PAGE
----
Family Law Consultations

A client can have many reasons for seeking a consultation with a family law lawyer. A consultation may require only a single visit to obtain legal advice, or it may take a series of visits. Here are examples of some recent consultations:

  • to understand a legal advice column from a newspaper or online chat room
  • to receive feedback on  a wish list compiled ahead of mediation where the client is unrepresented
  • to understand the consequences of taking an action such as income splitting with an adult child or disposing of a second property before or during a divorce process
  • to seek advice on how to move through a roadblock
  • to meet a lawyer before retaining her
  • to have a court order explained in plain language
  • to understand the interplay and tax consequences for financial child support and spousal support

A client needs to be able to trust the lawyer selected to respond to the questions competently, confidentially, and at a reasonable cost. Requesting a consultation for half an hour’s time isn’t sufficient for the client to learn about what the lawyer has to offer, or for the lawyer to understand the background and context of the client’s questions. As is often the case in family law matters, a question is really only one piece of the puzzle. To respond properly to a question, the lawyer may have to understand what all the related circumstances are, what people are involved, and what their roles are in the situation. The lawyer should have the opportunity to explain to the client the risks and consequences of any answer provided in reply to the issue raised. Other times, though, a simple question really does have a simple response.

To respond properly to a question, the lawyer may have to understand what all the related circumstances are, what people are involved, and what their roles are in the situation. The lawyer should have the opportunity to explain to the client the risks and consequences of any answer provided in reply to the issue raised. Other times, though, a simple question really does have a simple response.

Conflict of Interest

A family law lawyer cannot act for both parties to a conflict. Until the lawyer is advised of the legal name(s) of the others involved in the dispute, the lawyer will be unable to meet the client for a consultation. A consultation cannot proceed without the client providing current photo identification to the lawyer at or prior to a face-to-face meeting.

Trust and Competence

Being able to trust the professional giving advice means the client will be attentive and engaged, and leave empowered. Building trust with a lawyer means the lawyer:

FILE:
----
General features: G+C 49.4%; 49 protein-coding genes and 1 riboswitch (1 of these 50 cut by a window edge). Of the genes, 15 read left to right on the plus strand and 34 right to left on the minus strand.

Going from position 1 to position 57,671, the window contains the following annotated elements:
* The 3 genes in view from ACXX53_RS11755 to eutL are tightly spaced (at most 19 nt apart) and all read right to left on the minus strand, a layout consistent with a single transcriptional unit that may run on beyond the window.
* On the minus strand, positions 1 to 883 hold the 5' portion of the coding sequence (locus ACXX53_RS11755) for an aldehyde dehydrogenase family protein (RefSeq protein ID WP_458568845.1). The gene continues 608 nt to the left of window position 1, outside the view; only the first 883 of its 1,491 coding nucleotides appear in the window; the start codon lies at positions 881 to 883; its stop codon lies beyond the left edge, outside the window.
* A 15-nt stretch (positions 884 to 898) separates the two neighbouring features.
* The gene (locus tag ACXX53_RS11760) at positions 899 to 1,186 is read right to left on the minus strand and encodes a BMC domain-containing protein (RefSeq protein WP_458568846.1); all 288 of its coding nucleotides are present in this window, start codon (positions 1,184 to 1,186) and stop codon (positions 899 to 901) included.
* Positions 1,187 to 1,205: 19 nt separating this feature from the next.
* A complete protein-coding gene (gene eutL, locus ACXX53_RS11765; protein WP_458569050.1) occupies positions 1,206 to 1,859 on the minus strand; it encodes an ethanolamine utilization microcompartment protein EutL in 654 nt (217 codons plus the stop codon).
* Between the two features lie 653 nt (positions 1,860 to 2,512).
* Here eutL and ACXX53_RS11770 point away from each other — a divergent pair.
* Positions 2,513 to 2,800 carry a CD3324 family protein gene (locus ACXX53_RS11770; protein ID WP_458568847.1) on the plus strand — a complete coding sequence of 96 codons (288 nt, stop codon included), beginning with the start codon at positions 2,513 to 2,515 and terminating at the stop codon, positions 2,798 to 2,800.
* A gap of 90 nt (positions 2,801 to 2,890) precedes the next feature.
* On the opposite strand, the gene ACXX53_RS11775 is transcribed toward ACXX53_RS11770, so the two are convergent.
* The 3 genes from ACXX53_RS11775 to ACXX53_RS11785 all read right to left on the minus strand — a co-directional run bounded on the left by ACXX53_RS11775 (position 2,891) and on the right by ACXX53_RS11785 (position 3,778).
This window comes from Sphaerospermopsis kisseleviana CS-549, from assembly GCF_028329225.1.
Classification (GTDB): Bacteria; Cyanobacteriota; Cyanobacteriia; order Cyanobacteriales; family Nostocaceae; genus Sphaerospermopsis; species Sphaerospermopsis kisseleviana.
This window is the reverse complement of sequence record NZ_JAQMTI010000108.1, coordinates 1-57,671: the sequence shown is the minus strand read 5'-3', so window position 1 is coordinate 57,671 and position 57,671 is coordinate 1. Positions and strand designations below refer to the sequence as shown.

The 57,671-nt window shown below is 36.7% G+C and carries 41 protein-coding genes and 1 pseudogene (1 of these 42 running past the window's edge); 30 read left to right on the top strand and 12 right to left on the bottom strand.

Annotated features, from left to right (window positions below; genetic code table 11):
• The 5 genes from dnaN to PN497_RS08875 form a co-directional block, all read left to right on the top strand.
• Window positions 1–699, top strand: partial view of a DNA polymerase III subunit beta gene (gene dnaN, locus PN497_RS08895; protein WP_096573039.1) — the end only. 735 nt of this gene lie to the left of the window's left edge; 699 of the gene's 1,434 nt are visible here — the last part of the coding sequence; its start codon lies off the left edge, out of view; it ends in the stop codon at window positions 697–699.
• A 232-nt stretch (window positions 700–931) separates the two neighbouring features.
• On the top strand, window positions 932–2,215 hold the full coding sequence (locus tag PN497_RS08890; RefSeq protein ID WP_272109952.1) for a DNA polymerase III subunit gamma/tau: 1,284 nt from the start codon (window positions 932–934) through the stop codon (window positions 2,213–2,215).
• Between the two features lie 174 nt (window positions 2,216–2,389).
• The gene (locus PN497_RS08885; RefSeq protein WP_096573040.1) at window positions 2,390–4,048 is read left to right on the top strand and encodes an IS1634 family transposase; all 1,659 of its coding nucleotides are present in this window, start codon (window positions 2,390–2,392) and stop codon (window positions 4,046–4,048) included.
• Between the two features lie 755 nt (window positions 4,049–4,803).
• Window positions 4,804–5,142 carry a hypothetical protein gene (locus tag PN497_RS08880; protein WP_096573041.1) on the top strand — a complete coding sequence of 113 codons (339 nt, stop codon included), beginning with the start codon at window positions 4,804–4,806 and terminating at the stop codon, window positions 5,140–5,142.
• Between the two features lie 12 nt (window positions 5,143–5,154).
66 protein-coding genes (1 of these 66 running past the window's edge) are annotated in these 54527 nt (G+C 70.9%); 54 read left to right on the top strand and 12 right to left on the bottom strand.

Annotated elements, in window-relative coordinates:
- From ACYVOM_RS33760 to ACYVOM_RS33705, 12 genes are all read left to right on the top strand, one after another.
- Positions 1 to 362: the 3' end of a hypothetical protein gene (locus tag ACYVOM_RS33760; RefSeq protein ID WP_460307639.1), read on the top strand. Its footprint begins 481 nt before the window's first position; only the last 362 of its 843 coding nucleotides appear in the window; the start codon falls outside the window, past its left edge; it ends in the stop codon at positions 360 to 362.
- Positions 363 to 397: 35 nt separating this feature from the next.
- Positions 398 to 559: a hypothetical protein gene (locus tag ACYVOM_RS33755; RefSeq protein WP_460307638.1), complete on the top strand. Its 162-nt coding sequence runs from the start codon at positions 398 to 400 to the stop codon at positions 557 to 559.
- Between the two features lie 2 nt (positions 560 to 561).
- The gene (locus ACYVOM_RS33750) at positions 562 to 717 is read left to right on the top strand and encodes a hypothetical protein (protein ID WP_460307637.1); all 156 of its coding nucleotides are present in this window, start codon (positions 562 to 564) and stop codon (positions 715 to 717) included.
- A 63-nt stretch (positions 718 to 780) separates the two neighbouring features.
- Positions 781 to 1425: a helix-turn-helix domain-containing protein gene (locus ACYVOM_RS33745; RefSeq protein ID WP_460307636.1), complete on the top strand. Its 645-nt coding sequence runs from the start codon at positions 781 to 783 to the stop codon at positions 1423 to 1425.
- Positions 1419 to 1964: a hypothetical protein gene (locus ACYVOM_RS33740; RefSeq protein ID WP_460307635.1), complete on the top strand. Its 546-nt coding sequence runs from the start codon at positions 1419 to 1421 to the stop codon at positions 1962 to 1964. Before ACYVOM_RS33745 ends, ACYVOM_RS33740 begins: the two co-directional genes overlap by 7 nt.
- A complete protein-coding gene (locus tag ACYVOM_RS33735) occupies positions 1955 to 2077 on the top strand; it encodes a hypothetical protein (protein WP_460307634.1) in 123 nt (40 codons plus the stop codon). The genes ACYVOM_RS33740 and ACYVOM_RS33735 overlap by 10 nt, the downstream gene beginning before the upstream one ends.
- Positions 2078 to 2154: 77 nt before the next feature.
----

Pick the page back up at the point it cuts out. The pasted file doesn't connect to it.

• explains different possible approaches to resolve the client’s dispute
  • encourages the client to ask questions and receive immediate answers
  • listens to the dreams, needs, hopes, and beliefs of the client, as they are worthy of notice
  • is prepared for client meetings
  • provides advice directly to the client without layers of staff
  • explains the legal accounts to the client for legal services, not administrative tasks
  • explains that significant instructions require the client’s written permission to proceed
  • immediately informs a client of unexpected turns and the possible impact on cost, the approach, and the time to resolve outstanding matters
  • keeps the client in the loop even during inactive times

Urgent matters and long-term concerns require a lawyer experienced enough to know which approach will best assist the client, and how to effectively bring the client’s needs to the attention of the other spouse or partner. The lawyer offers her good judgment and common sense, valuable skills and tools, to support the client in making appropriate decisions.

Due Diligence—Sharing Financial Knowledge

A lawyer first stepping into a client’s world needs to become acquainted with more than what is currently happening. To understand the present circumstances, the financial picture from both sides needs to be understood. It would be bad business to conduct a transaction without due diligence; so too would providing legal advice without knowing all the facts—financial and other—and the client’s needs.

Privacy and Confidentiality

From the moment a client contacts a lawyer, the identity of the client is confidential and cannot be disclosed by the lawyer without the permission of the client.

Read Lorisa Stein’s Privacy Policy.